They're pregnant, they've been 'rescued', and now, they have nowhere to go.
The fate of 48 women who signed up to be surrogate mothers but were caught in an illegal operation is now uncertain, after the Hyderabad police raided a fertility centre that hired them, on Saturday evening.
The Kiran Fertility Centre at Sai Kiran Hospital in Banjara Hills was running an illegal surrogacy racket. They were not following any norms, and the surrogate mothers were kept confined inside the building for nine months, until they gave birth. They were provided food, medicine and Rs 10,000 as subsistence allowance.
The women were allegedly being paid only a fraction of what the fertility centre collected from their clients.
Following the raid by the Hyderabad Central Zone Task Force on Saturday evening, the 48 surrogate mothers have nowhere to go. The women are caught in the red tape, with officials calling them 'illegal pregnancies'.
“So far, they have not been shifted. But the moot question is where should they be shifted to. These are illegal pregnancies and not in tandem with the existing guidelines of the Indian Council of Medical Research,” said a senior officer told Deccan Chronicle.
Reportedly, the ball is now in the district collector's court.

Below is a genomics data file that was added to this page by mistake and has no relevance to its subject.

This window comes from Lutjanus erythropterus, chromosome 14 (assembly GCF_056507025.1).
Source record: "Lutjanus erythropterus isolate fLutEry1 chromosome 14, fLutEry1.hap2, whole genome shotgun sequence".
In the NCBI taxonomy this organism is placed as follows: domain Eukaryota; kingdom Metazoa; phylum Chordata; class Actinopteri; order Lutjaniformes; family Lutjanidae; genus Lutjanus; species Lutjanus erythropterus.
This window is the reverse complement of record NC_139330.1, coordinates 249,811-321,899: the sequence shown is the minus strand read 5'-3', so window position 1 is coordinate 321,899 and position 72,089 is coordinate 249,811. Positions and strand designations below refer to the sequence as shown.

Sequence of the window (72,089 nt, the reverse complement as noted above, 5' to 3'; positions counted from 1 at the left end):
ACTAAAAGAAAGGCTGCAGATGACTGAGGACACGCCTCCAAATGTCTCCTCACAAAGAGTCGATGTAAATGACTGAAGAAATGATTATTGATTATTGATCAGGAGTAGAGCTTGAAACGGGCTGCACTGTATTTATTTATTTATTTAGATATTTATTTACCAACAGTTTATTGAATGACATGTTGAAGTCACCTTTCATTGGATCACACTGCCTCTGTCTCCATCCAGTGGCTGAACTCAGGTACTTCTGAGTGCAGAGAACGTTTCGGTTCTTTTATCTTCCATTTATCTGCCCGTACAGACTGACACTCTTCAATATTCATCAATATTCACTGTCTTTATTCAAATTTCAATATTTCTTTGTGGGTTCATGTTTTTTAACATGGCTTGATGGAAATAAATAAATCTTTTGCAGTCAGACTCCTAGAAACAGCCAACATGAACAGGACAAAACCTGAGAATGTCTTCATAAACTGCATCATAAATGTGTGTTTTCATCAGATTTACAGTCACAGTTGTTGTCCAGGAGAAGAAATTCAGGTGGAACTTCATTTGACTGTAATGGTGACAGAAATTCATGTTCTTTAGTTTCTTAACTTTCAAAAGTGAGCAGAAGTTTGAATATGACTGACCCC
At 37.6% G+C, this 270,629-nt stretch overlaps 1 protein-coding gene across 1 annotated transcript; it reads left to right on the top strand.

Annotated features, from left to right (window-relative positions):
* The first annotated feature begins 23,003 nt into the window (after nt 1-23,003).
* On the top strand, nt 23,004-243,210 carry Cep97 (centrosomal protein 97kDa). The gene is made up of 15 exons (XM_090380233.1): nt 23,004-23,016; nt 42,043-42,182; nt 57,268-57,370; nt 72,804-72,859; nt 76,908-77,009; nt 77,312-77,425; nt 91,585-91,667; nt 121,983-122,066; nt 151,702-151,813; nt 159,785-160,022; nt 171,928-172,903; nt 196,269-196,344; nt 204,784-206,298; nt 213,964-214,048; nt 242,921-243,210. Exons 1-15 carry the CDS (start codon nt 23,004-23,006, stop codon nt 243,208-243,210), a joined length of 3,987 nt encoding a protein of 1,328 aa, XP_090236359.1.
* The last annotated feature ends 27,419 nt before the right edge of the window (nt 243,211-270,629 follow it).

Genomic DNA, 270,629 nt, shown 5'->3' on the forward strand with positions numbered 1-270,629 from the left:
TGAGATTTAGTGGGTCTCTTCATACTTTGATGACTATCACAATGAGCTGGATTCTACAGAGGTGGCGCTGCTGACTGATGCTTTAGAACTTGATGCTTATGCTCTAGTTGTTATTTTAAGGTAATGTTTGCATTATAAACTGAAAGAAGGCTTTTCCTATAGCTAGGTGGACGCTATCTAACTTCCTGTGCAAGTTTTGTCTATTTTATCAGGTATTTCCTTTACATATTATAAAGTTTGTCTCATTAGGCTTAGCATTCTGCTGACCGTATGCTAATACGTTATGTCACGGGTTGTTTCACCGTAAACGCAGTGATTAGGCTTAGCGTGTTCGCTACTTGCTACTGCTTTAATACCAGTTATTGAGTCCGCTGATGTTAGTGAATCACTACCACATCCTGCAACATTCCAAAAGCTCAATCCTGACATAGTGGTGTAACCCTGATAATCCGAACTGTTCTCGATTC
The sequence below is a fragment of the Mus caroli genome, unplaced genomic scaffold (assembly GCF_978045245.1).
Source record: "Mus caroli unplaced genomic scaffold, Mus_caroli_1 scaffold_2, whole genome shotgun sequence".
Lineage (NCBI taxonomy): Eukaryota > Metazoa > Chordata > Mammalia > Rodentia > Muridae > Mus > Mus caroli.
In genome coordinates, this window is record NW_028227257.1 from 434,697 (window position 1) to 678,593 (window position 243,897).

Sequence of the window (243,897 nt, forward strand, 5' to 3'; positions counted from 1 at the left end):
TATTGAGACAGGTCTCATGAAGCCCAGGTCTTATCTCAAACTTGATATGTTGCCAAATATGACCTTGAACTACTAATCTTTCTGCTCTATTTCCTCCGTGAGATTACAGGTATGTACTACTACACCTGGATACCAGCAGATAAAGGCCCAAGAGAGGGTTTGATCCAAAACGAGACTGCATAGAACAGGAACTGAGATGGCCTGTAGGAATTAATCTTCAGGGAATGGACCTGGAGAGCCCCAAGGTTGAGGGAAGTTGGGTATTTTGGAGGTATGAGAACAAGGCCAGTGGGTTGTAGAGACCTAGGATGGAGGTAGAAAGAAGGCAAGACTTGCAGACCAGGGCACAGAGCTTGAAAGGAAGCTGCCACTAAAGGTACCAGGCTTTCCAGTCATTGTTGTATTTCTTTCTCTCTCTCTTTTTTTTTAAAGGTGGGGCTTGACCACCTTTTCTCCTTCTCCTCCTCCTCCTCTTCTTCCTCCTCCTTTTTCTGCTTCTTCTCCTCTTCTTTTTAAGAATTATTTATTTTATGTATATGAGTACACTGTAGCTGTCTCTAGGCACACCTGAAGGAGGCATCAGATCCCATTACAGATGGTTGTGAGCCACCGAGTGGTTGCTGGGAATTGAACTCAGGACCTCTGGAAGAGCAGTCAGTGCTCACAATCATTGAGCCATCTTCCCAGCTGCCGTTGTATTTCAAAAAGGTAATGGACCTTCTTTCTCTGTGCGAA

According to DC, 60% of the clients were non-resident Indian and 40% were single parents; the clients are not expected to return following the raid on the centre.
So not only are the women pregnant, they also have no money as they were promised a payment only after childbirth.
The commercial surrogacy industry
While there is a bill in Parliament to ban commercial surrogacy in India, officials say that there are several centres offering surrogacy services in the city which do not follow any proper rules. The surrogate mothers are reportedly kept in apartments in Panjagutta, Somajiguda and Banjara Hills.
An official from the health department told The New Indian Express that at a fertility centre located near Uppal, around 30 surrogate mothers have been confined in flats.
Even though the issue was brought to the notice at a Medical Council meeting around four months ago, the report said that the officials could not come to a conclusion on the aftermath of a crackdown.